Testing…1…2…3. Striving for quality is not a recent endeavor. For suppliers and finished product makers, ensuring that materials and ingredients are authentic has always been a priority. Now, with cgMPs, this level of assurance is a necessity, and not a just a virtue, as Shaheen Majeed, marketing director, Sabinsa, East Windsor, NJ attests. “Some 483s have been issued, remarking on certain companies’ inabilities to identity test materials they are using prior to and in manufacturing,” he says. FDA’s Form 483 is a routine notification used by the agency to document and communicate concerns discovered during factory inspections.
Assay testing, performed to confirm the active constituent of an ingredient, is not only an important aspect of product development, but also is a key step in the process of standard ingredient testing. Other commonly utilized tests include USP (United States Pharmacopeia) pesticide testing, microbiological screens and PPSL (pulsed photo-stimulated luminescence) testing to confirm the absence of gamma irradiation. Food irradiation is a controversial concept, as it is usually performed to ensure the safety of food, but some critics deem it an unproven, potentially unsafe procedure. Therefore, some natural suppliers may steer clear of the irradiation route and test for its absence.
Flowerman gives kudos to third-party laboratories with good reputations, saying, “Great equipment is useless without a great technician.” His company outsources testing to the best laboratories they can find, using different lab facilities for different tests and relying on their expertise. “We and our suppliers also must be proactive, operating on the premise of ‘you don’t know what you don’t know,’ meaning that potential contaminants, shelf-life issues or other quality problems specific to the particular ingredient must be anticipated and checked,” Flowerman says.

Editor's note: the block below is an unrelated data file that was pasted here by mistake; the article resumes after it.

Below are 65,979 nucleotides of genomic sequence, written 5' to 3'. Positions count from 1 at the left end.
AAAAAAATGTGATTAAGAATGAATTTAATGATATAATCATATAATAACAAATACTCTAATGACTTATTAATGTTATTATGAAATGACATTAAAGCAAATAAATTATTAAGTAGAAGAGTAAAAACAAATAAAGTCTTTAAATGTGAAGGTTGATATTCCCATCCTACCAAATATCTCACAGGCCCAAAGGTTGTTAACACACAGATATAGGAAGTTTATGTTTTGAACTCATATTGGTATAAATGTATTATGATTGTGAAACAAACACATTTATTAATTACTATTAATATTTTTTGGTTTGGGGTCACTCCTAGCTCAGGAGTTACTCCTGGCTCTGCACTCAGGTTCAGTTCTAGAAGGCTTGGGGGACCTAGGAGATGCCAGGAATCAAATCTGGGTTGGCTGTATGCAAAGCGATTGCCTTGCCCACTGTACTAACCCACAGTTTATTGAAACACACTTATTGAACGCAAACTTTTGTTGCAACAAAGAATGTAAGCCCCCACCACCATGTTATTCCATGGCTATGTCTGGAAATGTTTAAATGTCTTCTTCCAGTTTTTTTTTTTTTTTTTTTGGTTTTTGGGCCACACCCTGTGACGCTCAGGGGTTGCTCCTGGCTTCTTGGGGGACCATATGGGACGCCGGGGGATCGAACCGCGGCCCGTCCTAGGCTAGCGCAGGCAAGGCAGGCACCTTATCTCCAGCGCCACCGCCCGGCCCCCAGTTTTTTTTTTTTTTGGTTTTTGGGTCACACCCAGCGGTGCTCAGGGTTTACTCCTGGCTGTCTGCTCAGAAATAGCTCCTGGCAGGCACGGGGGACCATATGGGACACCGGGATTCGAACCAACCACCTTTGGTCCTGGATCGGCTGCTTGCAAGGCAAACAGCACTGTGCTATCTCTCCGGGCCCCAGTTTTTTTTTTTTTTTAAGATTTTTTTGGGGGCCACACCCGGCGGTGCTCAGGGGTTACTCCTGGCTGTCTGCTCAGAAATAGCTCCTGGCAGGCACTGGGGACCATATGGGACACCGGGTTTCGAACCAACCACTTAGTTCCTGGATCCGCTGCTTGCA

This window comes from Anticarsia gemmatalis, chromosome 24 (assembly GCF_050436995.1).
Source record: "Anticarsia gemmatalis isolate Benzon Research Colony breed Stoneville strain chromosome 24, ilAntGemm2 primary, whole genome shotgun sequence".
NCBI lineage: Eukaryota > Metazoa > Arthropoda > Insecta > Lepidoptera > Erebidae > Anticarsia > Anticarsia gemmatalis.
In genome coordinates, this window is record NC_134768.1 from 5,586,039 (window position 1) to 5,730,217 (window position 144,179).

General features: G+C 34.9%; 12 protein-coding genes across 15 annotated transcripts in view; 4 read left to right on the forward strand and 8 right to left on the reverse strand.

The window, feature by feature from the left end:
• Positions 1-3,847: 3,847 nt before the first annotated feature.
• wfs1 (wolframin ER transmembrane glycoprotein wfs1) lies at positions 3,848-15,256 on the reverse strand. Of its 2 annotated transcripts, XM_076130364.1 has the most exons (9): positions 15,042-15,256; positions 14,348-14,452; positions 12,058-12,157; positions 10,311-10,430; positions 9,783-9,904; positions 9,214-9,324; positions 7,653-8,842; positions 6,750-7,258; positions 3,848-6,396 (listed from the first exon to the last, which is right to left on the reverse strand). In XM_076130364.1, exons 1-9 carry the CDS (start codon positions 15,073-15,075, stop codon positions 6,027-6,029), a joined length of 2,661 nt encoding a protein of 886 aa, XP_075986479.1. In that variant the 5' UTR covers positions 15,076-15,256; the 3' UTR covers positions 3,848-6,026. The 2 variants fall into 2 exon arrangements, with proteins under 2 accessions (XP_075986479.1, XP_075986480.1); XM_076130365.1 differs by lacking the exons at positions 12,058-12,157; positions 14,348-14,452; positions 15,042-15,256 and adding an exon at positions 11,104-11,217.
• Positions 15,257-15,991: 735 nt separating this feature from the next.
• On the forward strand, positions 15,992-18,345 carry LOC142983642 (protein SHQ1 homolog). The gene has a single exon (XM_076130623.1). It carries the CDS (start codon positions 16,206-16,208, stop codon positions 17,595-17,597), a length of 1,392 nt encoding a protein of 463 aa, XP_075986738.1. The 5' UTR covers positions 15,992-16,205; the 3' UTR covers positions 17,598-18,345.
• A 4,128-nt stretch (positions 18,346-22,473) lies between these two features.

Ken Paydon, director of laboratory services for National Enzyme Company, says suppliers should check up on the credibility of thirdparty labs before choosing, and seconds the idea of using more than one. “It is important to look for third-party accreditations (such as International Organization for Standardization 17025). It is also important to know that third-party labs each have their own set of expertise, and so one-stop shopping may not be possible,” he says. ISO 17025 is the basic international standard for laboratory testing competency.
One trending area is heavy metal contamination testing. “This testing is commonly done utilizing inductively coupled plasma mass spectrometry (ICP-MS) and is reported as parts per million (ppm) or parts per billion (ppb) of the contaminating metals,” explains Kevin J. Ruff, Ph.D. and director of scientific and regulatory affairs for ESM Technologies. According to Ruff, this technology is very expensive, so most ingredients will go to a third-party lab that specializes in this type of testing.
Dan Murray, vice president of business development for xsto Solutions, LLC, Morristown, NJ, thinks that testing needs to bring ingredient bioavailability into the equation. “Just because we can recover the ingredient in an assay does not mean humans can absorb and utilize the ingredient for its nutritional benefits,” Murray says.